Think back to your childhood grocery store trips with your family. “Certified organic” labels were probably few and far between, and locally sourced products were nowhere to be found. We’ve come a long way from big-box corps monopolizing the shelves: Entire supermarkets sections are dedicated to making healthy choices, and large-scale sustainable options have gone mainstream. (Raise your hand if you’ve hit Whole Foods this week….)
“Food advocates have been working for 40 years to get people to understand organic and local, to eat healthier, and the impact of processed food,” explains food advocate Diane Hatz. Cleary, they’re doing something right. “Last year, 5.7 billion dollars were invested in food startups,” she says. “People have woken up and want to know where their food is coming from.”
She credits the growth of local farmers’ markets and increased organic food sales to helping spark the shift. “When I first started out as a food advocate, grocery stores did not have local or organic foods,” she says. “Now, almost every single store in America does!”
We’ve come a long way from big-box corps monopolizing the shelves
And what it means to speak up for the good food movement is evolving, too. “Dig Inn’s founder, Adam Eskin, doesn’t realize he’s a food advocate but he is,” Hatz says of the healthy fast-casual chain. “He wants to source locally and cares about how the workers are treated on farms. That’s what I—as a food advocate—have been working toward for so long.”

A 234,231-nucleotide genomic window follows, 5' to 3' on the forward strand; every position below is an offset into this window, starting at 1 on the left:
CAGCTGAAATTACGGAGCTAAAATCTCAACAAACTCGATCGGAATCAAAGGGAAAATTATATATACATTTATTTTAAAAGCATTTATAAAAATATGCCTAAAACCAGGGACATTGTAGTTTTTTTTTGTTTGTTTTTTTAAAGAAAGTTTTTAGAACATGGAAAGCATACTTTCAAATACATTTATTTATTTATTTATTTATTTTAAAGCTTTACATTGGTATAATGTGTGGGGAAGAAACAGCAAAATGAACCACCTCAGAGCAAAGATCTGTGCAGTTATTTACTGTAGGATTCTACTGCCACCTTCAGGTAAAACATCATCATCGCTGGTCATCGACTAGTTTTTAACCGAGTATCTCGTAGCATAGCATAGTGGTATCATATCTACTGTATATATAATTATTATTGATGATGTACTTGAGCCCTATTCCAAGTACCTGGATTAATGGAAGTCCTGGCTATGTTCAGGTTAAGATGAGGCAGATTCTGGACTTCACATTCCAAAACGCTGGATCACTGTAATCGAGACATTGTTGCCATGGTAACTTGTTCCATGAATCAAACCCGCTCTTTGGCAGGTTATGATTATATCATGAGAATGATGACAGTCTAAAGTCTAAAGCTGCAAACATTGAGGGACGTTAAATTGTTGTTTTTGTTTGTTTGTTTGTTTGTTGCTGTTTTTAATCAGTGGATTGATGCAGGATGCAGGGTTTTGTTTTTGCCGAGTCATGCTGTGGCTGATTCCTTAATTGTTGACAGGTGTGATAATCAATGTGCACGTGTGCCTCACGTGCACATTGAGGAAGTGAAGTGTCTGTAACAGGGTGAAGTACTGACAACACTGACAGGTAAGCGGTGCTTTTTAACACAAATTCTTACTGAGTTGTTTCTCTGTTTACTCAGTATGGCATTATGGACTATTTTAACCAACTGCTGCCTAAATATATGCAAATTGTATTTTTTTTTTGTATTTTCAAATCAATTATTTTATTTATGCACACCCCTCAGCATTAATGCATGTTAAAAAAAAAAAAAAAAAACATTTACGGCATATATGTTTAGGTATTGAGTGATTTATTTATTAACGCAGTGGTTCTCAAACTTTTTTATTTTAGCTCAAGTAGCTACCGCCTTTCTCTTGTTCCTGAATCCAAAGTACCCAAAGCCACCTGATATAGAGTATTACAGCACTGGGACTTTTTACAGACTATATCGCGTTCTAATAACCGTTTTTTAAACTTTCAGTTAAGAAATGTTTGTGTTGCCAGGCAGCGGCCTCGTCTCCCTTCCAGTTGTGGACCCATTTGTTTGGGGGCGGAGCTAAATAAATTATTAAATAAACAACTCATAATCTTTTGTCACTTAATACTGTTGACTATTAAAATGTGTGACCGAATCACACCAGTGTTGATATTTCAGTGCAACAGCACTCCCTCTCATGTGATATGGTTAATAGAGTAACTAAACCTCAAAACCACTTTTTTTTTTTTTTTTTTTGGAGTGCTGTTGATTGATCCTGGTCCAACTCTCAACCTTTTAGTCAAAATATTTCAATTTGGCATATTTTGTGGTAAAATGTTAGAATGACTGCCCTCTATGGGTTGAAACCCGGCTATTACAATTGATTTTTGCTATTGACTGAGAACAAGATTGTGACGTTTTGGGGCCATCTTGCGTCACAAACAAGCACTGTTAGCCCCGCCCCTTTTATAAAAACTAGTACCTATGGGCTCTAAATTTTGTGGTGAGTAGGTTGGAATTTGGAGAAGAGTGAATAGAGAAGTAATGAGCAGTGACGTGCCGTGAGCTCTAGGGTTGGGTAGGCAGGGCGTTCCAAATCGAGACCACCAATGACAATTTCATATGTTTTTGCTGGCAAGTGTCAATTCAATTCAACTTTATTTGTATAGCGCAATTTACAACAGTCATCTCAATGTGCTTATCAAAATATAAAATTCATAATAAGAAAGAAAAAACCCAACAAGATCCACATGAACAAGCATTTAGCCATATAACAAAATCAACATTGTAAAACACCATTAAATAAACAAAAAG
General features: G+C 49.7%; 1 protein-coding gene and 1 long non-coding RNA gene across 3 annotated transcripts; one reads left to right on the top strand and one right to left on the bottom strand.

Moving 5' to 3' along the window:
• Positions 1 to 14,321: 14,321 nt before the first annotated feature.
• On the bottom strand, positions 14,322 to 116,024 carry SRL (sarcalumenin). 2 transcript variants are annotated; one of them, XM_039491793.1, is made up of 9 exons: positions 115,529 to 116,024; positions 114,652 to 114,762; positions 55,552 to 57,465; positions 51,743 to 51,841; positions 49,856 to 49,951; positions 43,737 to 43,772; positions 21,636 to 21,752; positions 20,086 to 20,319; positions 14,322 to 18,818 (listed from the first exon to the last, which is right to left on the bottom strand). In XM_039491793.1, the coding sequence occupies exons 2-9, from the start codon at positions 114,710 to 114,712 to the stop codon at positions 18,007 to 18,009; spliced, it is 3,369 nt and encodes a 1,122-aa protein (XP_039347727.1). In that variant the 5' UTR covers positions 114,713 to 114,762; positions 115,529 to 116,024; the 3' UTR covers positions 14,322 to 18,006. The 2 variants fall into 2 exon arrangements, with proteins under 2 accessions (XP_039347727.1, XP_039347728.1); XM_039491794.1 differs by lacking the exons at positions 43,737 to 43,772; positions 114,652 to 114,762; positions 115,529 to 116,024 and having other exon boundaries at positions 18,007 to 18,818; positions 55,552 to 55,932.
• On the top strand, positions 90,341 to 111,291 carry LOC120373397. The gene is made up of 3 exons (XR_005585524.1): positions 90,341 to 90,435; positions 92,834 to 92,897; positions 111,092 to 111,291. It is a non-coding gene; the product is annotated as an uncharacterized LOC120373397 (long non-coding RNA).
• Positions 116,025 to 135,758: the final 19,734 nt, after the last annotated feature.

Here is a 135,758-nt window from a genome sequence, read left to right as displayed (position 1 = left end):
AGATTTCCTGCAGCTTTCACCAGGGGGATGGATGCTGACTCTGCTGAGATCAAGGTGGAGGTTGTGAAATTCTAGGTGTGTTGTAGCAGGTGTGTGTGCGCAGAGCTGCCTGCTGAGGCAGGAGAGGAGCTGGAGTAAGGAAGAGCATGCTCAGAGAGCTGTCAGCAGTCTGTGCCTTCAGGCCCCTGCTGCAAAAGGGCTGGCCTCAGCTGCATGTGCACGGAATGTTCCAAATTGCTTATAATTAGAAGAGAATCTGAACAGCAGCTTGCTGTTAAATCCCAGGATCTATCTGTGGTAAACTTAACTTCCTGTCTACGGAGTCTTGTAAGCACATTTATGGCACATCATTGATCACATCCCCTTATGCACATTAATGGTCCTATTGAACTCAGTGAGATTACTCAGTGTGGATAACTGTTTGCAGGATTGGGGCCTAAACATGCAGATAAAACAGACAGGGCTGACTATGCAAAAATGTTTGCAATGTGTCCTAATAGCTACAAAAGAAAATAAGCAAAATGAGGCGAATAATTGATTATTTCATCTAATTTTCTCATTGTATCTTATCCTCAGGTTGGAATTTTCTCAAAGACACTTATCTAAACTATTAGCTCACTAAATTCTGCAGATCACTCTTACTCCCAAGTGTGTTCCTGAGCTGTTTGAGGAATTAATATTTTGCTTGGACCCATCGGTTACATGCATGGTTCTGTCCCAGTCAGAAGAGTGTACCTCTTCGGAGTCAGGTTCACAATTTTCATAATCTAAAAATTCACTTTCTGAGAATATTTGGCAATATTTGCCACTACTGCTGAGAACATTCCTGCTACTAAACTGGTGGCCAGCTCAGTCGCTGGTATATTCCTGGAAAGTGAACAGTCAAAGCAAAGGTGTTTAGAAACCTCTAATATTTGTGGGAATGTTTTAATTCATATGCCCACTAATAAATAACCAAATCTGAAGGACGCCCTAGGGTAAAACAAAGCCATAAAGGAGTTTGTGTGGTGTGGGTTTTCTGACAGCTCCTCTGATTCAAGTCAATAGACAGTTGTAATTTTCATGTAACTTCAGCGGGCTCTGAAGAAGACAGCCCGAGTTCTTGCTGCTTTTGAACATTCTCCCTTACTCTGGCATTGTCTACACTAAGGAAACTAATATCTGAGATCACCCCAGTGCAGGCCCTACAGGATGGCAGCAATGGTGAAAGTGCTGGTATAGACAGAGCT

And now it’s time to celebrate—and keep the momentum going.
Enter the first annual Change Food Fest, a three-day, good-for-your-body-and-ethos event taking place in New York City November 12–13.
“People have woken up and want to know where their food is coming from.”
The weekend-long event—which was organized by Hatz and will be live-streamed at viewing parties all over the world—will feature TED-like talks, interactive panels, dinners, and activities sprinkled in between. The 18-speaker list includes Eskin, along with Sophia Mendelsohn, JetBlue‘s head of sustainability, who is working to make airline food—gasp!—healthier and locally sourced; Sir Kensington’s CEO, Scott Norton, the guy turning food waste into brilliant new products like Fabanaise; and Annalyn Lavey of Square Roots Urban Grower, an urban farming accelerator solving the garden-space issue with vertical ingenuity.
In other words, thought-provoking and inspiring topics that will have you rethinking what you’re ordering for lunch.
What’s the deal with GMOs anyway? Here’s what you need to know about the latest bill President Obama signed. It’s just one of the health issues you should know about before voting on November 8.
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